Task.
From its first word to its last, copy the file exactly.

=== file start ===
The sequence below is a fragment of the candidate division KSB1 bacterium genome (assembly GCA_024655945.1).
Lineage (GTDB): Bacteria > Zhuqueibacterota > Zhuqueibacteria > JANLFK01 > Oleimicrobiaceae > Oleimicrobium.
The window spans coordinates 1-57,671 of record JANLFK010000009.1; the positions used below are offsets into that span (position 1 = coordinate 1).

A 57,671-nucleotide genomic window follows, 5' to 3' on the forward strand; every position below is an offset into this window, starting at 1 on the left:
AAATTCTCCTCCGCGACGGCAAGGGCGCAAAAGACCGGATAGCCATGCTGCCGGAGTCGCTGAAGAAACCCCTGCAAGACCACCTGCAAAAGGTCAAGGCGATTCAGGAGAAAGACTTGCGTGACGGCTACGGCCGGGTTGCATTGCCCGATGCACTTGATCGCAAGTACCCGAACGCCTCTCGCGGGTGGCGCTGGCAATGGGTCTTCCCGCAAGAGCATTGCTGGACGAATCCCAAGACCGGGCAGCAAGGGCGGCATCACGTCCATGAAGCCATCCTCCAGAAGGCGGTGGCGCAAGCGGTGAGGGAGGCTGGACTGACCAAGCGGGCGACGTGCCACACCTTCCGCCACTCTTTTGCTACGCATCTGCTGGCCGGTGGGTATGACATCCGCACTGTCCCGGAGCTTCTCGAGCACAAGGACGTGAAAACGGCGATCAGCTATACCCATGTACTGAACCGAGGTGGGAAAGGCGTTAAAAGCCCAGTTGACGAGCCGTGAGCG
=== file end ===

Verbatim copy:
The sequence below is a fragment of the candidate division KSB1 bacterium genome (assembly GCA_024655945.1).
Lineage (GTDB): Bacteria > Zhuqueibacterota > Zhuqueibacteria > JANLFK01 > Oleimicrobiaceae > Oleimicrobium.
The window spans coordinates 1-57,671 of record JANLFK010000009.1; the positions used below are offsets into that span (position 1 = coordinate 1).

A 57,671-nucleotide genomic window follows, 5' to 3' on the forward strand; every position below is an offset into this window, starting at 1 on the left:
AAATTCTCCTCCGCGACGGCAAGGGCGCAAAAGACCGGATAGCCATGCTGCCGGAGTCGCTGAAGAAACCCCTGCAAGACCACCTGCAAAAGGTCAAGGCGATTCAGGAGAAAGACTTGCGTGACGGCTACGGCCGGGTTGCATTGCCCGATGCACTTGATCGCAAGTACCCGAACGCCTCTCGCGGGTGGCGCTGGCAATGGGTCTTCCCGCAAGAGCATTGCTGGACGAATCCCAAGACCGGGCAGCAAGGGCGGCATCACGTCCATGAAGCCATCCTCCAGAAGGCGGTGGCGCAAGCGGTGAGGGAGGCTGGACTGACCAAGCGGGCGACGTGCCACACCTTCCGCCACTCTTTTGCTACGCATCTGCTGGCCGGTGGGTATGACATCCGCACTGTCCCGGAGCTTCTCGAGCACAAGGACGTGAAAACGGCGATCAGCTATACCCATGTACTGAACCGAGGTGGGAAAGGCGTTAAAAGCCCAGTTGACGAGCCGTGAGCG